Last edited by a moderator: Jul 5, 2020
  19. Doug Eisemann

    Doug Eisemann Subscriber

    Offline
    Joined:
    Apr 27, 2009
    Messages:
    197
    That is a really lovely stove with beautiful nickel plating and a good, compact design. Over the years, my love for these small, simple alcohol stoves that seemed quite in vogue at the turn of the (last) century, has grown quite a bit. Not overly powerful but ultimately reliable, quiet and reasonably efficient for simple cooking tasks. Not to mention, some were downright elegant!

    On another note, I have not forgotten about getting some photos or footage of my Russian spirit lamp in action, just things have been quite busy for the past 2 weeks. I intended to celebrate July 4th by firing it up again last night, but other projects got in the way. Will try again tonight!
    As for Marc's offer to help with a possible video upload, I may take you up on that depending on if I am able to manage a large video file. I am really terrible with technology. If it does not involve vacuum tubes or high voltage, I am lost!

    Cheers,
    Doug E.
     
    Last edited by a moderator: Jul 5, 2020
  20. Doug Eisemann

    Doug Eisemann Subscriber

    Offline
    Joined:
    Apr 27, 2009
    Messages:
    197
    Hello Folks,
    Just a follow up here on a warm and humid 5th of July evening. Until I have the video thing sorted, I thought I would share a few flame shots of the Russian spirit lamp that I captured as it was beginning to get a bit dusk. Unfortunately, it was still a bit too light for the alcohol flame to show up very well, and I really do need a video to get the full effect of the way the flame acts and the noise the lamp makes. It does indeed have a nice, fierce roar when in full burn!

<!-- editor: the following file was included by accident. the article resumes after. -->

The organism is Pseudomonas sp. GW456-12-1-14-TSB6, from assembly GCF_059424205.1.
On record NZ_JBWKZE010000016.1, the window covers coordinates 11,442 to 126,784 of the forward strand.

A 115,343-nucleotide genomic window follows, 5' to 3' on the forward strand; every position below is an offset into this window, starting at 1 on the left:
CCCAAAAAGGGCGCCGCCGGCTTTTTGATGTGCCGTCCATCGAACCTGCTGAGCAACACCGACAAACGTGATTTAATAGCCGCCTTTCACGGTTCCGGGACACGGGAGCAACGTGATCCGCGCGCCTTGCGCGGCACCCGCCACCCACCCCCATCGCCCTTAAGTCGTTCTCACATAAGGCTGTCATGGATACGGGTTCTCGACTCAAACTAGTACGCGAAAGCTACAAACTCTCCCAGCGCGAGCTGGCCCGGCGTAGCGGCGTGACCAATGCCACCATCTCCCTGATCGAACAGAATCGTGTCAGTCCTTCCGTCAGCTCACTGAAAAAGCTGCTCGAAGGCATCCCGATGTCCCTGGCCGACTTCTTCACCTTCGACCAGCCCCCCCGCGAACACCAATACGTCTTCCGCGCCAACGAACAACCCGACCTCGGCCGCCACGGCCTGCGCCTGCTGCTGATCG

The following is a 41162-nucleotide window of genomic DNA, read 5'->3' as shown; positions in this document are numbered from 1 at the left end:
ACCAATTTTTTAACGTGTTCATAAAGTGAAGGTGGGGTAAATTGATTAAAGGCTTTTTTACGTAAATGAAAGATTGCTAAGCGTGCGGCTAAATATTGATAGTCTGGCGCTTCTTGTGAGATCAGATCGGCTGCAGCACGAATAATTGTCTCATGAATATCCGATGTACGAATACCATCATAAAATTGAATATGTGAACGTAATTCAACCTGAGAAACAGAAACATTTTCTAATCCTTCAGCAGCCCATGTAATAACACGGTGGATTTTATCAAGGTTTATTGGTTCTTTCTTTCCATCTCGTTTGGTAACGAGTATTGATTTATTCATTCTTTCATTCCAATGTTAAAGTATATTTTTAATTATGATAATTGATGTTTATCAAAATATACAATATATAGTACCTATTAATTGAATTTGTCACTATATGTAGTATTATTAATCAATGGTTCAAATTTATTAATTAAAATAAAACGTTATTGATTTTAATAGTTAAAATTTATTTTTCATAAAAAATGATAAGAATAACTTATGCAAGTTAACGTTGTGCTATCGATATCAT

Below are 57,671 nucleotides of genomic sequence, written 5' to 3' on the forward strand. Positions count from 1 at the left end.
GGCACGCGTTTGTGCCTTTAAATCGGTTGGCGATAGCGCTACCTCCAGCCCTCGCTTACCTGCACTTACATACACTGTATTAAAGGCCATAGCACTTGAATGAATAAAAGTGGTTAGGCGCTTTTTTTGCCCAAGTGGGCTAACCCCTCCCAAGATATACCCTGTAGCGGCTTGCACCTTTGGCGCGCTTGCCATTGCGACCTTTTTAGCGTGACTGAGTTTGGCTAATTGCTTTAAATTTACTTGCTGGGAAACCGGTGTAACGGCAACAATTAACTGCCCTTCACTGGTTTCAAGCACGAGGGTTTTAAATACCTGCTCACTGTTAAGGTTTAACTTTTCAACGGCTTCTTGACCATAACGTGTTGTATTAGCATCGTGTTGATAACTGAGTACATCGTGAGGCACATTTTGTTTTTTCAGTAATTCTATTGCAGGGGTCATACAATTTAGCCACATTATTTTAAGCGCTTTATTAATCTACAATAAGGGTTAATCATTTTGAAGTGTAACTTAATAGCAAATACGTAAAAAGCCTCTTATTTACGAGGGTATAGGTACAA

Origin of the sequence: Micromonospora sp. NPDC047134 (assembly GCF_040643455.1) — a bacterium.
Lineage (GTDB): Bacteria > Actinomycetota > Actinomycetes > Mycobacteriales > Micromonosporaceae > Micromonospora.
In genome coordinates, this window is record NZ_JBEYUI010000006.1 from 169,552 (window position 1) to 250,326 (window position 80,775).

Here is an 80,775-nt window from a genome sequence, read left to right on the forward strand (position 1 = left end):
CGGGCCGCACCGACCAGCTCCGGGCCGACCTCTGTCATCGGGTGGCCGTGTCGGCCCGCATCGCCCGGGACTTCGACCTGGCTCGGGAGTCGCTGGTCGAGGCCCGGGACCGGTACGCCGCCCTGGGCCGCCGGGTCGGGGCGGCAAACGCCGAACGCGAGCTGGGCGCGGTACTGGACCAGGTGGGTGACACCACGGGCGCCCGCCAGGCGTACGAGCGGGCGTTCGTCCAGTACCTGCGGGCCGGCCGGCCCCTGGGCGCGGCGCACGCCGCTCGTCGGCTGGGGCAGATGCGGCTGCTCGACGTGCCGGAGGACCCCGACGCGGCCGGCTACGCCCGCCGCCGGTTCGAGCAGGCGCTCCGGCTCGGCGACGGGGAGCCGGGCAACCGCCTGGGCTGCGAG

R0024947.JPG .. Soon after starting, a bit of vapor starting to burn at the jet.



    R0024949.JPG .. Really getting going. The flame averaged 6 to 8" high.

    Some more views, excuse the ugly metal plant stand the stove is sitting on and the less than spectacular photography overall.

    R0024955.JPG
    R0024956.JPG
    R0024957.JPG

    Some things of note: The lamp was very difficult to light and stay lit until the brass body warmed up a bit, even in the 85 degree F weather. In addition, the flame from the outer alcohol pool in the base was quite unstable and fluttery, making the blast from the jet tend to sporadically blow itself out, then relight.
    I think a circular fibreglass wick or other means of stabilizing and facilitating the outer alcohol flame would do wonders.
    That said, it performed quite well and produced an intensely hot flame. No doubt it could do cooking duties outdoors with adequate wind protection, or carry out any number of laboratory heating operations.
    Also note the non-period-correct high temp. silicone rubber stopper I used in place of the cork. Works brilliantly, but looks out of place sadly.

    So there you have it, probably the first time a Russian spirit lamp has been captured in action on "film", at least in 100 or so years.

    Cheers,
    Doug E.